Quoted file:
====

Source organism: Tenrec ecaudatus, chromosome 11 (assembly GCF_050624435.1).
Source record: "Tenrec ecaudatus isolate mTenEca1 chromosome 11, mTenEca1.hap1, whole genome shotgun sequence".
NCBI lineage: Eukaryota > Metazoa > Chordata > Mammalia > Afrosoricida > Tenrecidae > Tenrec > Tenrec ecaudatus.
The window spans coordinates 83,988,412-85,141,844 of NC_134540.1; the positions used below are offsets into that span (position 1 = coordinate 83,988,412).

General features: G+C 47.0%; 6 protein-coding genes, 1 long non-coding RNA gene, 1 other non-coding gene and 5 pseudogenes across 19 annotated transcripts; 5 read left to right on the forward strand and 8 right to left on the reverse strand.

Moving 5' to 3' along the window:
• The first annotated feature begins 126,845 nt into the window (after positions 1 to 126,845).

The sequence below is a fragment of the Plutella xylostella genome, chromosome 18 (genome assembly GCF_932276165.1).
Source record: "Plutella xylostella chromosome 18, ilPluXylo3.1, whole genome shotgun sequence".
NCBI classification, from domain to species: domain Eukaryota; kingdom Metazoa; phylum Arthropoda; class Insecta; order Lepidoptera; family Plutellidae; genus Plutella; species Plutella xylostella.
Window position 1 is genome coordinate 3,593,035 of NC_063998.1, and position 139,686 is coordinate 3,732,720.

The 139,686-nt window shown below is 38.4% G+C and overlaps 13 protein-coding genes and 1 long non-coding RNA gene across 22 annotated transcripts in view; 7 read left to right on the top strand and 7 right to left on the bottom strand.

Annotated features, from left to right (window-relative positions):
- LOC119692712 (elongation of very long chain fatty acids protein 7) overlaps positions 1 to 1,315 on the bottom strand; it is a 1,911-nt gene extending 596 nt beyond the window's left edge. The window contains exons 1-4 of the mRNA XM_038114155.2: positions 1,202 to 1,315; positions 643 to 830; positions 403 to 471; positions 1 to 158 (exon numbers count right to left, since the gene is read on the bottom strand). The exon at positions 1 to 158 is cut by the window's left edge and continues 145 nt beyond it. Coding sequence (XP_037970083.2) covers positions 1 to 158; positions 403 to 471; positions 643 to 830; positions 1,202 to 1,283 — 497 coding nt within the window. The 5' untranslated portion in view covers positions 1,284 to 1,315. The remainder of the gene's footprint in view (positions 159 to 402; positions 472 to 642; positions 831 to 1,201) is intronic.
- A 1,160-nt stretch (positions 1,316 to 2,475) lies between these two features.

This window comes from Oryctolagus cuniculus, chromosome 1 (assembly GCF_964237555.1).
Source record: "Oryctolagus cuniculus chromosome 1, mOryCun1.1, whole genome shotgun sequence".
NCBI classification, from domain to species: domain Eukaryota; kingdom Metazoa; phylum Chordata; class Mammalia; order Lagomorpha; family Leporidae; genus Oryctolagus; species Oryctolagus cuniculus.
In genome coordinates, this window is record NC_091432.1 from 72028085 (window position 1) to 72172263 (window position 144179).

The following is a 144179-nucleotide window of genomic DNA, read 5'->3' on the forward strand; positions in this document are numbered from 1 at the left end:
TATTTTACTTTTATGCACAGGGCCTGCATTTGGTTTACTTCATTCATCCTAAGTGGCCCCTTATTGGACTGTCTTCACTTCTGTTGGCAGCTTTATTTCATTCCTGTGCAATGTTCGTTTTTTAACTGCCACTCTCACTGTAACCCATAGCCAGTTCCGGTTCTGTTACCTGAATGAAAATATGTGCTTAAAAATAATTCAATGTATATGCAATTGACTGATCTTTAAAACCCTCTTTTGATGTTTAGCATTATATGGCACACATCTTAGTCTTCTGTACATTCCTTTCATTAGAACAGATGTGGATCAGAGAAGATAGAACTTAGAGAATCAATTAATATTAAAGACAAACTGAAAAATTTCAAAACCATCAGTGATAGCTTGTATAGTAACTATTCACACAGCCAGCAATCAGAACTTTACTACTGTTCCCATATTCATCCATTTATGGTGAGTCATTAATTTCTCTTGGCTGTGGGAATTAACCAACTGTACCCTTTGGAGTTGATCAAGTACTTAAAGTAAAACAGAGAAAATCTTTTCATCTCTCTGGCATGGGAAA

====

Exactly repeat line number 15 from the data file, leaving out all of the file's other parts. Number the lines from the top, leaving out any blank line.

- A 1,160-nt stretch (positions 1,316 to 2,475) lies between these two features.